Vito?s Italian Restaurant and Bar is part eatery, part arcade. Pool and air-hockey tables populate the floor, and video games like Golden Tee provide kids and adults alike with hours of fun?or just the few minutes it takes to get a table. The restaurant even has a crane machine for players to try to nab a stuffed animal or a stuffed pepperoni. A jukebox plays popular tunes while diners refuel with hand-tossed thin-crust pizzas and deep-dish pies. Chefs can customize crusts with garlic butter or Cajun seasoning, depending on patrons' whims; they top specialty pizzas with grilled chicken, bacon, and ranch dressing, to name just one. The menu also offers burgers, sandwiches, pasta, and the popular Goofy Bread?plain dough baked with garlic butter, mozzarella, and parmesan.
B. Boomers Sports Bar is a basically a museum for sports lovers. With a full bar. The walls and ceiling are covered with autographed pictures of hockey and baseball stars, and framed magazines that showcase some of sports greatest moments. Support beams are decorated with streaming banners of famous athletes? names, and license plates from all of America?s 60 states. The bar brandishes 30 HD TVs that showcase the latest sporting events. Pizzas, burgers, and beer refuel patrons in between pool games and cracks at the in-house arcade games.
Game Headz powers up electronic arsenals with its selection of pre-owned games and machines. With portable systems such as a used Nintendo Game Boy Advance ($19.99), nature-loving gamers entertain themselves while basking in summer’s embrace. Button mashers whip lazy thumbs into shape with recent titles ($20–$30) such as Grand Theft Auto IV, Saints Row 2, Fable II, and Resident Evil 4. Classic Atari games let customers dust off their “Tilden 4 President” bumper stickers and revisit an earlier chapter in video-game history. An affable staff of console buffs is always on hand to point visitors to exciting titles and engage in debates about the finer points of pixilated entertainment.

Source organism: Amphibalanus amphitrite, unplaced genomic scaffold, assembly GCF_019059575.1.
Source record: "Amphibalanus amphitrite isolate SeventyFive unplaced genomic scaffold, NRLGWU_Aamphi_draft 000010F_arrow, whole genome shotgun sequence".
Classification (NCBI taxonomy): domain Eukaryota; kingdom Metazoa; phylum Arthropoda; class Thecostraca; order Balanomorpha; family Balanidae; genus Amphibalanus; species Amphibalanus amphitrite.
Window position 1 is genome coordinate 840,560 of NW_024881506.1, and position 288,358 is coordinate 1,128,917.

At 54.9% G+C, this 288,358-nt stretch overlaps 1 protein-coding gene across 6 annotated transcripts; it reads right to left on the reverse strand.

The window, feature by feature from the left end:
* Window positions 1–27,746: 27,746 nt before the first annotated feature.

Hungry? Maybe it's time for a half-ton burger. That's not an exaggeration?in 2012, the team at Mallie's Sports Grill & Bar seared 1,000 pounds of beef, then placed it, along with a grocery store's worth of lettuce, onions, and tomatoes, between equally gargantuan buns. The prodigious patty was not without precedent: comically oversized hamburgers are the specialty here. If you don't believe it, crack open the nearest Guinness Book of World Records ?Mallie's edible leviathan is listed there three times as the World's Largest Commercially Available Burger. The fun-centric restaurant's colossal burgers have also appeared on the Travel Channel's Man v. Food, the Food Network's Outrageous Food, and the History Channel's Modern Marvels.
But Mallie's has plenty for those with slightly more modest appetites, too. Chefs that have been able to reverse the polarity on standard burger shrink rays also apply their genius to the rest of the menu. Homemade mac 'n' cheese, sizzling fajitas, and crispy salads topped with chicken round out their offerings.
Our highly trained staff offers enthusiastic instruction in a variety of performance venues. The limited class sizes allow faculty members to provide the individual attention necessary for a superior dance education. Training at In Focus Dance Center includes the development of technical excellence with a focus on fun!
At Spotlight Taylor 10, the glow of current releases bounces off the giant screen of a cushy theater and pours into the eyes of up to 500 moviegoers. Admission tickets grant access to 1 of 10 theaters, where onscreen flickers elicit laughter, kick-start sorrow, or rekindle dreams of finding one's destiny during a battle with merpeople. At the concessions area, classic cinema fare includes nachos and all-beef hot dogs. Bright blue and yellow décor envelops Spotlight Taylor 10's lobby, where guests can use the joysticks and buttons of arcade games to prepare their fingers for squeezing unpopped popcorn kernels until they scream. Spotlight Taylor 10 also occasionally hosts cinematic festivals, showcasing independent films that have bravely emancipated themselves from their directors.